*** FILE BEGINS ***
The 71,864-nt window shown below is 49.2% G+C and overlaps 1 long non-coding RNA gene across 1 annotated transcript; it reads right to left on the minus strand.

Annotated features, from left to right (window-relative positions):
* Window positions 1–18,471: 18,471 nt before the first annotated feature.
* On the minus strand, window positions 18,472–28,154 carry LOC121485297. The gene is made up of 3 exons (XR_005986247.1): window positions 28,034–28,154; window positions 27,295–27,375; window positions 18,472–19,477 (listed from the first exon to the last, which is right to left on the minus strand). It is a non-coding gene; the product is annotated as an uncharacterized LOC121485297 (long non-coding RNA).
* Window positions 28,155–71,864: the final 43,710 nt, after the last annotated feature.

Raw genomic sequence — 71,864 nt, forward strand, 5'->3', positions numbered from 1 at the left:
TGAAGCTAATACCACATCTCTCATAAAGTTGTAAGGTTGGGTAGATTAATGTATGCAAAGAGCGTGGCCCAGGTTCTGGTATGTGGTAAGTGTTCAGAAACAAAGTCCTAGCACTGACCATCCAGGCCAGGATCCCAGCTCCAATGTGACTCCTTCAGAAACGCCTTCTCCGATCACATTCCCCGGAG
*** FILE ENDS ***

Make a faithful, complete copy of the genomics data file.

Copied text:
The 71,864-nt window shown below is 49.2% G+C and overlaps 1 long non-coding RNA gene across 1 annotated transcript; it reads right to left on the minus strand.

Annotated features, from left to right (window-relative positions):
* Window positions 1–18,471: 18,471 nt before the first annotated feature.
* On the minus strand, window positions 18,472–28,154 carry LOC121485297. The gene is made up of 3 exons (XR_005986247.1): window positions 28,034–28,154; window positions 27,295–27,375; window positions 18,472–19,477 (listed from the first exon to the last, which is right to left on the minus strand). It is a non-coding gene; the product is annotated as an uncharacterized LOC121485297 (long non-coding RNA).
* Window positions 28,155–71,864: the final 43,710 nt, after the last annotated feature.

Raw genomic sequence — 71,864 nt, forward strand, 5'->3', positions numbered from 1 at the left:
TGAAGCTAATACCACATCTCTCATAAAGTTGTAAGGTTGGGTAGATTAATGTATGCAAAGAGCGTGGCCCAGGTTCTGGTATGTGGTAAGTGTTCAGAAACAAAGTCCTAGCACTGACCATCCAGGCCAGGATCCCAGCTCCAATGTGACTCCTTCAGAAACGCCTTCTCCGATCACATTCCCCGGAG